This post to CHINALAW became obsolete with the wikipedia reblock, but I hope that the contents will still be useful to someone.
Some more thoughts on wikipedia, and why it was unblocked.
First of all, it is clear that is mostly unblocked. People from the PRC are
reporting no problems getting into most articles, and the number of new user
registrations is increasing by a massive amount (something like 1000 per
day). In terms of number of users, Chinese wikipedia has moved from 12th to
2nd in a very short time.
It is the case that some politically sensitive URL’s are being blocked, but I
think that is actually a good sign since it means that the unblock was a
policy decision. One thing is that is the case is that regardless of the
underlying mechanics of the system, the people that are forming internet
policy for China really do understand the medium.
The case of wikipedia is different from blogs and forums in one crucial
respect. People from inside Chinese government are actually encouraged to
monitor the articles and make edits when they think something needs to be
changed. I’m pretty certain that the MII has an army of people who are going
to be reviewing the edits and adding their own spin on the articles, and that
is a good thing actually.
The main argument that I think actually influenced people was the point that
the block did nothing to prevent “subversives” from doing the edits, but it
was effectively preventing “Party sympathizers” from participating in
wikipedia. This isn’t the case with blogs.
The other argument I think influenced people may be that wikipedia is a key
component to the “united front” strategy that the PRC is using to win over
Taiwan and Hong Kong. Getting people from Mainland China to work with people
from Taiwan, Hong Kong and overseas Chinese to create an article which no one
strongly objects to, massively aids in the process of national unification
and constructing a unified Chinese identity. Even getting to the point where
people can use a common language to describe the nature of the disagreements
is no small thing.
This has ramifications for formal diplomacy since I think that the wikipedia
article on China is going to be the basis for cross-strait talks eventually.
It also has a number of other ramifications…..
First, I think wikis can fundamentally change the way that laws and
regulations are drafted and enforced since it provides a forum for context
and debate. One of the experiments I’d like to see done is to start an
wikipedia article on the draft anti-monopoly law or the draft property law
and see what happens.
Second, this experience throws open questions about the provision of filtering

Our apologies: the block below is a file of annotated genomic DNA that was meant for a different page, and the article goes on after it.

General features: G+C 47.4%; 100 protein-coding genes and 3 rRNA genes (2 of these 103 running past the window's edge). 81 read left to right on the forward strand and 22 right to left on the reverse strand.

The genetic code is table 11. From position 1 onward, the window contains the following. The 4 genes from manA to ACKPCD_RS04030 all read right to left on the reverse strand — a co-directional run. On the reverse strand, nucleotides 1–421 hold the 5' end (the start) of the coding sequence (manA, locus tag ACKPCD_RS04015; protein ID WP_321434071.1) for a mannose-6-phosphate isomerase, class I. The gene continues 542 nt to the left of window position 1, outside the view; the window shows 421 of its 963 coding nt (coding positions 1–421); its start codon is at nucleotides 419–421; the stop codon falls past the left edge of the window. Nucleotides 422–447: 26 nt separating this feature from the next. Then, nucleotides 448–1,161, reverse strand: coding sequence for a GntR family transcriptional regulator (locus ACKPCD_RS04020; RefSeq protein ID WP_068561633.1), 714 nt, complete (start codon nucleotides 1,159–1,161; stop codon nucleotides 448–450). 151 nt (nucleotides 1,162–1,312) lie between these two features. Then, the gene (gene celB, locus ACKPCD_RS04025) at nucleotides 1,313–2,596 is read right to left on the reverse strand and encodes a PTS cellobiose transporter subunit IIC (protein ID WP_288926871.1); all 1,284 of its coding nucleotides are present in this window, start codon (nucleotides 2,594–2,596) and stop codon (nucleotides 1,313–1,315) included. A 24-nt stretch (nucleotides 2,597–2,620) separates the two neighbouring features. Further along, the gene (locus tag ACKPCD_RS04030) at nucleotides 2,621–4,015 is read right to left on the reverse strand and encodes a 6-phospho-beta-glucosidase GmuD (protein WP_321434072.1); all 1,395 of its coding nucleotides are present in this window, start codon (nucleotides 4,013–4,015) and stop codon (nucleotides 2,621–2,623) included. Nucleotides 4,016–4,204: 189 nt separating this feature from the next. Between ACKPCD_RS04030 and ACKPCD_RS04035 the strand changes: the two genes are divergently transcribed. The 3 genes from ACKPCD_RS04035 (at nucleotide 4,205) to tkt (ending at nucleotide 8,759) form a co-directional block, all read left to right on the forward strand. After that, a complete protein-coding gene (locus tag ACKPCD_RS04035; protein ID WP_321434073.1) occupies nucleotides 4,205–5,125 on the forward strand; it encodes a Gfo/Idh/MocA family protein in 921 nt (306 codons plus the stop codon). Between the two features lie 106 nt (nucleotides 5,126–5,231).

technology to China. One key reason wikipedia was unblocked is that the MII
now has the technological ability to block by keyword and by URL which it
didn’t have in the past, and so it can do article based blocks rather than
site based blocks. Article based blocks are less objectionable because 1)
you know what is being blocked and 2) it lets most content through.
Third, I suspect that most organizations will start to deal with wikipedia
through the use of interlocutors. An interlocutor doesn’t represent the
organization or anyone other than themselves, but they have knowledge that
allow them to present the views of an organization. The fact that an
interlocutor isn’t an agent of the organization is important since it
provides a lot of freedom of action. What will be really interesting are the
conversations that different interlocutors have with each other.
(One other implication is that the MII might want to reconsider the real
naming system for blogs. One nice thing about wikipedia is that you can have
someone working in the office of Hu Jintao post edits to wikipedia without
anyone easily figuring out who they are, and five years from now, every
politician will have someone monitoring wikipedia.
Once the MII figures out that having some degree of internet anonymity is
useful for them, they might want to reconsider ending it.)
Finally, the type of articles I’d really like to see posted and translated
aren’t things like “human rights in China” but rather things like legislative
redistricting in Texas or legislative procedure in the Italian senate or how
center-local relations work in Tanzania, constitutional law in Bangledesh,
the taxation system of New York City, or the history of Batman. The former
usually turns into a useless interaction in which someone is trying to
lecture and someone is trying to avoid being lectured to.
In the latter case, one is just providing information, and its up to the
listener to figure out what that information means, and you can get
surprising information. I’ve learned more about Chinese nationalism watching
Hungarians and Romanians argue about the history of Transylvania than I ever
would have studying China. (It’s always useful and a little scary to watch
someone who is very passionate about a topic you don’t have an emotional